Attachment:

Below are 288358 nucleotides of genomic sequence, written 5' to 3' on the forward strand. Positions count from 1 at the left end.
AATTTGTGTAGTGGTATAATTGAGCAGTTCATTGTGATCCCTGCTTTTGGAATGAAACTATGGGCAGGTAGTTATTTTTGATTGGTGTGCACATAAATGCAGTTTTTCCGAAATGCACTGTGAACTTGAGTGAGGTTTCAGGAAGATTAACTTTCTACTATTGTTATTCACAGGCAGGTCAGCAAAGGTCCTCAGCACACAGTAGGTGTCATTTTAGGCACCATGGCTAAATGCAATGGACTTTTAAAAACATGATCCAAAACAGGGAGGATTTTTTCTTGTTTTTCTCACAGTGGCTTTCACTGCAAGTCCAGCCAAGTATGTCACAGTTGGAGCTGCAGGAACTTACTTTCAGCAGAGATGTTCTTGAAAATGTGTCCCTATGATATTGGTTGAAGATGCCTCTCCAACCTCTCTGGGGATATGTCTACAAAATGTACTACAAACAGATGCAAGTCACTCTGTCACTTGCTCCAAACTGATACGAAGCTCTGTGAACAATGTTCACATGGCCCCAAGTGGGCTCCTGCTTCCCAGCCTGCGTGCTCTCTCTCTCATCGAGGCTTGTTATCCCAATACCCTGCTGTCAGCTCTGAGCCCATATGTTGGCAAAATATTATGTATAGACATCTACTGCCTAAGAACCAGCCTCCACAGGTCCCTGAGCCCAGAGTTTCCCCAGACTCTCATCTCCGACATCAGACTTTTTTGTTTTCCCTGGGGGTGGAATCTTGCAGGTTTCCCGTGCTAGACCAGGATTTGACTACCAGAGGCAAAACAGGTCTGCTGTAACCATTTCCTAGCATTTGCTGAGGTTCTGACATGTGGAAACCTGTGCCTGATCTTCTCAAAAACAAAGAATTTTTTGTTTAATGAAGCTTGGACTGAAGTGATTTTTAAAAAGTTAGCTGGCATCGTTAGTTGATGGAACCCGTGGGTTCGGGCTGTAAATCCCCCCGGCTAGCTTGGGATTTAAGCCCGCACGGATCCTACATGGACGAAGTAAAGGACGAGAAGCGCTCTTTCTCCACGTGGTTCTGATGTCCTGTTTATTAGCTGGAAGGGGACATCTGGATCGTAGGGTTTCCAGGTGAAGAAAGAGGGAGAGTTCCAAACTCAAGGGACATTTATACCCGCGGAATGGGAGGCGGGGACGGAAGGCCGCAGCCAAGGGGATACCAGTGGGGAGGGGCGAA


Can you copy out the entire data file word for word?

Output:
Below are 288358 nucleotides of genomic sequence, written 5' to 3' on the forward strand. Positions count from 1 at the left end.
AATTTGTGTAGTGGTATAATTGAGCAGTTCATTGTGATCCCTGCTTTTGGAATGAAACTATGGGCAGGTAGTTATTTTTGATTGGTGTGCACATAAATGCAGTTTTTCCGAAATGCACTGTGAACTTGAGTGAGGTTTCAGGAAGATTAACTTTCTACTATTGTTATTCACAGGCAGGTCAGCAAAGGTCCTCAGCACACAGTAGGTGTCATTTTAGGCACCATGGCTAAATGCAATGGACTTTTAAAAACATGATCCAAAACAGGGAGGATTTTTTCTTGTTTTTCTCACAGTGGCTTTCACTGCAAGTCCAGCCAAGTATGTCACAGTTGGAGCTGCAGGAACTTACTTTCAGCAGAGATGTTCTTGAAAATGTGTCCCTATGATATTGGTTGAAGATGCCTCTCCAACCTCTCTGGGGATATGTCTACAAAATGTACTACAAACAGATGCAAGTCACTCTGTCACTTGCTCCAAACTGATACGAAGCTCTGTGAACAATGTTCACATGGCCCCAAGTGGGCTCCTGCTTCCCAGCCTGCGTGCTCTCTCTCTCATCGAGGCTTGTTATCCCAATACCCTGCTGTCAGCTCTGAGCCCATATGTTGGCAAAATATTATGTATAGACATCTACTGCCTAAGAACCAGCCTCCACAGGTCCCTGAGCCCAGAGTTTCCCCAGACTCTCATCTCCGACATCAGACTTTTTTGTTTTCCCTGGGGGTGGAATCTTGCAGGTTTCCCGTGCTAGACCAGGATTTGACTACCAGAGGCAAAACAGGTCTGCTGTAACCATTTCCTAGCATTTGCTGAGGTTCTGACATGTGGAAACCTGTGCCTGATCTTCTCAAAAACAAAGAATTTTTTGTTTAATGAAGCTTGGACTGAAGTGATTTTTAAAAAGTTAGCTGGCATCGTTAGTTGATGGAACCCGTGGGTTCGGGCTGTAAATCCCCCCGGCTAGCTTGGGATTTAAGCCCGCACGGATCCTACATGGACGAAGTAAAGGACGAGAAGCGCTCTTTCTCCACGTGGTTCTGATGTCCTGTTTATTAGCTGGAAGGGGACATCTGGATCGTAGGGTTTCCAGGTGAAGAAAGAGGGAGAGTTCCAAACTCAAGGGACATTTATACCCGCGGAATGGGAGGCGGGGACGGAAGGCCGCAGCCAAGGGGATACCAGTGGGGAGGGGCGAA